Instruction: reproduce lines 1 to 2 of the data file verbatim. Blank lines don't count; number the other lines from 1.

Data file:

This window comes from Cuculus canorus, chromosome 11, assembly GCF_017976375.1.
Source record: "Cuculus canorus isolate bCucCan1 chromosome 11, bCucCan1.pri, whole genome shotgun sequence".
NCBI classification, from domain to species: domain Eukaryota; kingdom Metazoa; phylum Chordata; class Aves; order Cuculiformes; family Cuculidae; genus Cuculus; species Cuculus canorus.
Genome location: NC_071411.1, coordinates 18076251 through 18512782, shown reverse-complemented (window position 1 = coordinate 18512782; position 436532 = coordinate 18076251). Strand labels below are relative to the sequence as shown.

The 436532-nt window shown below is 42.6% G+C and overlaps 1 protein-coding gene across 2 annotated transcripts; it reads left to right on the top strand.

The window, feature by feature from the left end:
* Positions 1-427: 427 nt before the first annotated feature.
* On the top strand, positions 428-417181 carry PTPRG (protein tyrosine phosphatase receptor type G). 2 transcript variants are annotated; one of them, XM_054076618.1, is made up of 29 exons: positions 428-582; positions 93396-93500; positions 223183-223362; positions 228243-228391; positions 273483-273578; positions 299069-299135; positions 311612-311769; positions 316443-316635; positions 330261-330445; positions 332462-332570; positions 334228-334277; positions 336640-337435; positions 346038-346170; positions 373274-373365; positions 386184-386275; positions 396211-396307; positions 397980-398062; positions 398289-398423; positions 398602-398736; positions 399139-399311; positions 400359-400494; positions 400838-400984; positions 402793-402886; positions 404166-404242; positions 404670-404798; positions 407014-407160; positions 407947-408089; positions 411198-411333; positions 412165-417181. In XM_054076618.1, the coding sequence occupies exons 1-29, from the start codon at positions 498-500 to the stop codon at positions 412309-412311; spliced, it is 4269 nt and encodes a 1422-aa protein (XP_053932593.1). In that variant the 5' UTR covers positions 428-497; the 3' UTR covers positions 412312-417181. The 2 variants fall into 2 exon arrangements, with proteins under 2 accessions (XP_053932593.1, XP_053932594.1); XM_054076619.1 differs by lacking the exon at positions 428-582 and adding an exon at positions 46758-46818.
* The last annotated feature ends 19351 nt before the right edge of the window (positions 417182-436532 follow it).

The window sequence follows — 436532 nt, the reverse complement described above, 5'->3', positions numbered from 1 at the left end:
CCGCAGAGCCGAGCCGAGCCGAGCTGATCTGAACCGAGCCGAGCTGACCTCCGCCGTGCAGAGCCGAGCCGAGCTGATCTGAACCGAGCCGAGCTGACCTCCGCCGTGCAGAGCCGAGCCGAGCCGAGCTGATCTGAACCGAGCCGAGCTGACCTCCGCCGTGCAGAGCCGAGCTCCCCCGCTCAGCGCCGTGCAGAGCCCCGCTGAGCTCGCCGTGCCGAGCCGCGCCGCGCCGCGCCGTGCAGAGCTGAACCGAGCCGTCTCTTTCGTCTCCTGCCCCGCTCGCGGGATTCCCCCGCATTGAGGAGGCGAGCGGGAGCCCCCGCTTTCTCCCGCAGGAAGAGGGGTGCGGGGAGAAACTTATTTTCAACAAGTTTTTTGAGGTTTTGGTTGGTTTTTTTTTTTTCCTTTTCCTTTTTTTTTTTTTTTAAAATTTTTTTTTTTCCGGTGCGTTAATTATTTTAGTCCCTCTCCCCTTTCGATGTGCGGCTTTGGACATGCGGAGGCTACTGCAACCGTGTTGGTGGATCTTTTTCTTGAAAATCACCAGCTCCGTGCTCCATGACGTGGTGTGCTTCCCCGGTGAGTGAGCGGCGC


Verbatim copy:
This window comes from Cuculus canorus, chromosome 11, assembly GCF_017976375.1.
Source record: "Cuculus canorus isolate bCucCan1 chromosome 11, bCucCan1.pri, whole genome shotgun sequence".